Applied Zoology/Hydrobiology Research Biodiversity
Biodiversity relates to the diversity of species and assemblages. We are interested in biodiversity patterns of a wide variety of freshwater inhabiting organism groups (Protozoa, diatoms, macrophytes, benthic invertebrates, fish, parasites), in the effects of biodiversity on structure and function of ecosystems and in the consequences of degradation (river engineering, pollution, climate change, invasive species) on biodiversity patterns (e.g. compare www.rubicode.net).
Biodiversity-related metrics are integral part of assessment systems for rivers and lakes. We investigate how assemblage composition and functional diversity of benthic invertebrates are affected by hydromorphological degradation.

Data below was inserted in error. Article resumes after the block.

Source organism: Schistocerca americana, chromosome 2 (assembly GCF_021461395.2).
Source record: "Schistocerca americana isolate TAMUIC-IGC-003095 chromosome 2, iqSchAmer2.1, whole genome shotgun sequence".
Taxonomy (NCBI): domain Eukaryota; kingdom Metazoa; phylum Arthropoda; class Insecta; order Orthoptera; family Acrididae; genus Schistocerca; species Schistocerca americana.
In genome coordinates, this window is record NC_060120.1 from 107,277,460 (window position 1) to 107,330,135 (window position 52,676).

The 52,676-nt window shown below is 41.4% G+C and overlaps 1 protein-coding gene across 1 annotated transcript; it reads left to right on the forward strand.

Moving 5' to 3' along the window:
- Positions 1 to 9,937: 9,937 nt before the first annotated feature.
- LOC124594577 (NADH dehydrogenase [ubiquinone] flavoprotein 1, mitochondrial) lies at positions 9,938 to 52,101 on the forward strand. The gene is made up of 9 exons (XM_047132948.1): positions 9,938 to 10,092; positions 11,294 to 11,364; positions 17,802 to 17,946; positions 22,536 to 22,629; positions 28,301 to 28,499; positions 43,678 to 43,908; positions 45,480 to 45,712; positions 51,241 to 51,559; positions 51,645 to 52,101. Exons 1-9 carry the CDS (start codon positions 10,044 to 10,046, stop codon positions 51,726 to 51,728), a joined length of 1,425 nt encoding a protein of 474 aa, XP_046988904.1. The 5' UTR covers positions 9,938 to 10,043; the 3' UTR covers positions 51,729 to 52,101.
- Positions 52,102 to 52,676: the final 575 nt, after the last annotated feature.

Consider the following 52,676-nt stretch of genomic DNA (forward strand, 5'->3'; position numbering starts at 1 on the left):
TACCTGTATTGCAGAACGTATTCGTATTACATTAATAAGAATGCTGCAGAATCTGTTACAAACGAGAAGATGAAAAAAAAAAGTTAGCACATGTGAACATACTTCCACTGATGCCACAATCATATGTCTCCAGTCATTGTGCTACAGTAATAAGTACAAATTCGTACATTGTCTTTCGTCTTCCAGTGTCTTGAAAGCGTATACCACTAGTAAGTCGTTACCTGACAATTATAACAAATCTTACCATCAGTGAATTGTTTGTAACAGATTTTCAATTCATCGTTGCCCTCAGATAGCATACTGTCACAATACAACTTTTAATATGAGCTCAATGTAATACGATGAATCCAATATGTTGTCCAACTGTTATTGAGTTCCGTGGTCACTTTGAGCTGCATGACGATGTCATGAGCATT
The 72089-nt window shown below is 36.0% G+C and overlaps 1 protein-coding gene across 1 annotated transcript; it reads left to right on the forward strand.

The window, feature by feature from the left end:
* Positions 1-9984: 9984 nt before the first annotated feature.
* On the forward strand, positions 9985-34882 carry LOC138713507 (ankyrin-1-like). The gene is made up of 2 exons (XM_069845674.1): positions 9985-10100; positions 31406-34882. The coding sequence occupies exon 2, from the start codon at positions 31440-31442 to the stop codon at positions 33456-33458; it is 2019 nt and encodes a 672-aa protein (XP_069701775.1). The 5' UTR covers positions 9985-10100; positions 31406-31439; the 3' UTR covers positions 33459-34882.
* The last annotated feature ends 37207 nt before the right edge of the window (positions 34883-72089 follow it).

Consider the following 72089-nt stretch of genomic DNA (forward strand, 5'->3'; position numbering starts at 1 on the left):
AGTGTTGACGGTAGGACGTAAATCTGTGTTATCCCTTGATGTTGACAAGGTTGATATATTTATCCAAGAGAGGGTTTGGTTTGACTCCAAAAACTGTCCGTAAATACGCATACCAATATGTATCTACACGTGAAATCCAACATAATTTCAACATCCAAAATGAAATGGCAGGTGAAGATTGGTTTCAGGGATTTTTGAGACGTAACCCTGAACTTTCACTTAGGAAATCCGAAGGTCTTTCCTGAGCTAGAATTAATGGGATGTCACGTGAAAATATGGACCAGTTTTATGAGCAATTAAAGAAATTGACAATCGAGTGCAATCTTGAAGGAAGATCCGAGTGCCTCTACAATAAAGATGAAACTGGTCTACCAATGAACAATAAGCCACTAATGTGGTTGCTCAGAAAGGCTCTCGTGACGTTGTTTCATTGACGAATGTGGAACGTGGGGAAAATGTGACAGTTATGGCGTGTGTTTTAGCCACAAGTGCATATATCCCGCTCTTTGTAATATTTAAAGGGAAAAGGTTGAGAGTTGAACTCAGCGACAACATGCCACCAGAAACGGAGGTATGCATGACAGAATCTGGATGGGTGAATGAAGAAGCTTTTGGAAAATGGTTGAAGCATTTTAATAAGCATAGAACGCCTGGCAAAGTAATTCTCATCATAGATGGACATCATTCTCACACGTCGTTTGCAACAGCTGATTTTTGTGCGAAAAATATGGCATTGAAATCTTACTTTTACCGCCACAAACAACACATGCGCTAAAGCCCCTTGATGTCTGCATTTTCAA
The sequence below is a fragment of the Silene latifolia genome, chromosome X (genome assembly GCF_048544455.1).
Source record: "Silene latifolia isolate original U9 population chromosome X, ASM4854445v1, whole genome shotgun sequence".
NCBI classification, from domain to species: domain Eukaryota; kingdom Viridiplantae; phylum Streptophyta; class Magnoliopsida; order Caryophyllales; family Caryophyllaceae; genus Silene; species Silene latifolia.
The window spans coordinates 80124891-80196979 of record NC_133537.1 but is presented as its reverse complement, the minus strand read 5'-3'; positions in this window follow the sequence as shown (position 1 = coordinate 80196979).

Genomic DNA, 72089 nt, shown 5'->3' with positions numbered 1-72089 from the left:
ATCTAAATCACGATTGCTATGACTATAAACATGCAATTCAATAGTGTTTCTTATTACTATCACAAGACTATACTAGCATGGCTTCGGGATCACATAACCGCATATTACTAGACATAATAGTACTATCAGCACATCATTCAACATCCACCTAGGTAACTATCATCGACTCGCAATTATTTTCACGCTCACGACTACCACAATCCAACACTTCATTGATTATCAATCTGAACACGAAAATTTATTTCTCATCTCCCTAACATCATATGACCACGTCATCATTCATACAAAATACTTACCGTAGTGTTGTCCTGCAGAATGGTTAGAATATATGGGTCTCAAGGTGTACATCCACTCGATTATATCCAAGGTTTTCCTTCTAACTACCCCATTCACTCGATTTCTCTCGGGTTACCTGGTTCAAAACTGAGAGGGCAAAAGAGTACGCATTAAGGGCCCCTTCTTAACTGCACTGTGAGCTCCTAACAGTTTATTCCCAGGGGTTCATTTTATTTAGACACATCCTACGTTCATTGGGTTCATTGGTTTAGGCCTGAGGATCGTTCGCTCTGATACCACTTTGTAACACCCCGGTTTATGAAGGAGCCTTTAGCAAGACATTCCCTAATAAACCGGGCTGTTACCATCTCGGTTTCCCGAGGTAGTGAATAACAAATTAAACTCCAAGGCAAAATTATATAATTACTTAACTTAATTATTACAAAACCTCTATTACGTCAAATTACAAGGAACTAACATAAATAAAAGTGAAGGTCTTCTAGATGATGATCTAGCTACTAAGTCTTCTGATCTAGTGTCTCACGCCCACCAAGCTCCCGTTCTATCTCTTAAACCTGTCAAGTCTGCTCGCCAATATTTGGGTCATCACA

We furthermore investigate the diversity of parasites and their hosts. Alien species, which became invasive e.g. through the construction of the Rhine-Danube channel in 1992, significantly altered assemblage composition in the Rhine and its tributaries. Invasive amphipod species, which are intermediate hosts for parasites of native fish species, are nowadays most abundant in the Rhine. This results in major changes of fish parasite assemblages, as invasive parasites are often a major threat to native fish species. The swim bladder parasites Anguillicola crassus, for instance, is supposed to be a major reason for the decrease in European eel populations.